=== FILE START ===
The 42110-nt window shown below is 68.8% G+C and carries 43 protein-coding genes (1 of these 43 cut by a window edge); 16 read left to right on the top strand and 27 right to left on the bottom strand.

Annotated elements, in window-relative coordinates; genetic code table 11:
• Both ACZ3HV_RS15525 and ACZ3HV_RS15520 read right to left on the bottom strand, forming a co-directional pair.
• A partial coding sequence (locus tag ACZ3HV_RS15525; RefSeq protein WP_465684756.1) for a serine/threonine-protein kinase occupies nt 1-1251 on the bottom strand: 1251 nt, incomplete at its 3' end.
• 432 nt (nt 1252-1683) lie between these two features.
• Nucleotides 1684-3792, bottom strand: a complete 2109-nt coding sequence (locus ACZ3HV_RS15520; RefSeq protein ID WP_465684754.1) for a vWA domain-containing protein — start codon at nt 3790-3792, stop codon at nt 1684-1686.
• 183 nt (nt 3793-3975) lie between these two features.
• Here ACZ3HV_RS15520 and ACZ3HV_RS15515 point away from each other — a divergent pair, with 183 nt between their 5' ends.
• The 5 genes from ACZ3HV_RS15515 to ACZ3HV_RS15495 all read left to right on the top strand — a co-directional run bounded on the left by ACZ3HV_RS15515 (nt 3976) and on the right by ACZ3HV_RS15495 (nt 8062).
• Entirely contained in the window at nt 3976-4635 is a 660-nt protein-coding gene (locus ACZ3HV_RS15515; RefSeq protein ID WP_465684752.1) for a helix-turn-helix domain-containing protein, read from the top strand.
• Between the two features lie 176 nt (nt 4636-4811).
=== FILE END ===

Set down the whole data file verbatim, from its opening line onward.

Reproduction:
The 42110-nt window shown below is 68.8% G+C and carries 43 protein-coding genes (1 of these 43 cut by a window edge); 16 read left to right on the top strand and 27 right to left on the bottom strand.

Annotated elements, in window-relative coordinates; genetic code table 11:
• Both ACZ3HV_RS15525 and ACZ3HV_RS15520 read right to left on the bottom strand, forming a co-directional pair.
• A partial coding sequence (locus tag ACZ3HV_RS15525; RefSeq protein WP_465684756.1) for a serine/threonine-protein kinase occupies nt 1-1251 on the bottom strand: 1251 nt, incomplete at its 3' end.
• 432 nt (nt 1252-1683) lie between these two features.
• Nucleotides 1684-3792, bottom strand: a complete 2109-nt coding sequence (locus ACZ3HV_RS15520; RefSeq protein ID WP_465684754.1) for a vWA domain-containing protein — start codon at nt 3790-3792, stop codon at nt 1684-1686.
• 183 nt (nt 3793-3975) lie between these two features.
• Here ACZ3HV_RS15520 and ACZ3HV_RS15515 point away from each other — a divergent pair, with 183 nt between their 5' ends.
• The 5 genes from ACZ3HV_RS15515 to ACZ3HV_RS15495 all read left to right on the top strand — a co-directional run bounded on the left by ACZ3HV_RS15515 (nt 3976) and on the right by ACZ3HV_RS15495 (nt 8062).
• Entirely contained in the window at nt 3976-4635 is a 660-nt protein-coding gene (locus ACZ3HV_RS15515; RefSeq protein ID WP_465684752.1) for a helix-turn-helix domain-containing protein, read from the top strand.
• Between the two features lie 176 nt (nt 4636-4811).